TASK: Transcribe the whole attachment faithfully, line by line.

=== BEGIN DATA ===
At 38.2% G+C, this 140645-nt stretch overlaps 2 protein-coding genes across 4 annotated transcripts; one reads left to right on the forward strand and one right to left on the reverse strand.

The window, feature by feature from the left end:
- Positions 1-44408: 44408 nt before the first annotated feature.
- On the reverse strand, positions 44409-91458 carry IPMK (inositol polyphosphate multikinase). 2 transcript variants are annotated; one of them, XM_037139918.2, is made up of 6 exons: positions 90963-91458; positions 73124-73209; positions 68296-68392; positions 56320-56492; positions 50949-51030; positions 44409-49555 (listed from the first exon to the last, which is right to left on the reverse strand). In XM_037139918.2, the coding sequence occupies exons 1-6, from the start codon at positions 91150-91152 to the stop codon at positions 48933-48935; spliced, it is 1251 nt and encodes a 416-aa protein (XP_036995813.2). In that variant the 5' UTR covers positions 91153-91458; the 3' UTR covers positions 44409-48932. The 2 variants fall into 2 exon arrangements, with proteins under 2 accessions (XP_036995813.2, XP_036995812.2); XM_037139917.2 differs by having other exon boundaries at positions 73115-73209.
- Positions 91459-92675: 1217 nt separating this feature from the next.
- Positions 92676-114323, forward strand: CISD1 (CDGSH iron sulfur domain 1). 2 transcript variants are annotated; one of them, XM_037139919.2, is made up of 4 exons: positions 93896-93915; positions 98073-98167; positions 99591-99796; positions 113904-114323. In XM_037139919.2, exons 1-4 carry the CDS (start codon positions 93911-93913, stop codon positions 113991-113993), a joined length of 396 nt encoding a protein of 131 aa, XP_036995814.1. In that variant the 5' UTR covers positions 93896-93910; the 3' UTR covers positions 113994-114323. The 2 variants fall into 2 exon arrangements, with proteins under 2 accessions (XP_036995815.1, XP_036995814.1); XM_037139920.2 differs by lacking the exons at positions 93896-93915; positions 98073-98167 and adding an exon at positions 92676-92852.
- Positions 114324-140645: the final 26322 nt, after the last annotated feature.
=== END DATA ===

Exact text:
At 38.2% G+C, this 140645-nt stretch overlaps 2 protein-coding genes across 4 annotated transcripts; one reads left to right on the forward strand and one right to left on the reverse strand.

The window, feature by feature from the left end:
- Positions 1-44408: 44408 nt before the first annotated feature.
- On the reverse strand, positions 44409-91458 carry IPMK (inositol polyphosphate multikinase). 2 transcript variants are annotated; one of them, XM_037139918.2, is made up of 6 exons: positions 90963-91458; positions 73124-73209; positions 68296-68392; positions 56320-56492; positions 50949-51030; positions 44409-49555 (listed from the first exon to the last, which is right to left on the reverse strand). In XM_037139918.2, the coding sequence occupies exons 1-6, from the start codon at positions 91150-91152 to the stop codon at positions 48933-48935; spliced, it is 1251 nt and encodes a 416-aa protein (XP_036995813.2). In that variant the 5' UTR covers positions 91153-91458; the 3' UTR covers positions 44409-48932. The 2 variants fall into 2 exon arrangements, with proteins under 2 accessions (XP_036995813.2, XP_036995812.2); XM_037139917.2 differs by having other exon boundaries at positions 73115-73209.
- Positions 91459-92675: 1217 nt separating this feature from the next.
- Positions 92676-114323, forward strand: CISD1 (CDGSH iron sulfur domain 1). 2 transcript variants are annotated; one of them, XM_037139919.2, is made up of 4 exons: positions 93896-93915; positions 98073-98167; positions 99591-99796; positions 113904-114323. In XM_037139919.2, exons 1-4 carry the CDS (start codon positions 93911-93913, stop codon positions 113991-113993), a joined length of 396 nt encoding a protein of 131 aa, XP_036995814.1. In that variant the 5' UTR covers positions 93896-93910; the 3' UTR covers positions 113994-114323. The 2 variants fall into 2 exon arrangements, with proteins under 2 accessions (XP_036995815.1, XP_036995814.1); XM_037139920.2 differs by lacking the exons at positions 93896-93915; positions 98073-98167 and adding an exon at positions 92676-92852.
- Positions 114324-140645: the final 26322 nt, after the last annotated feature.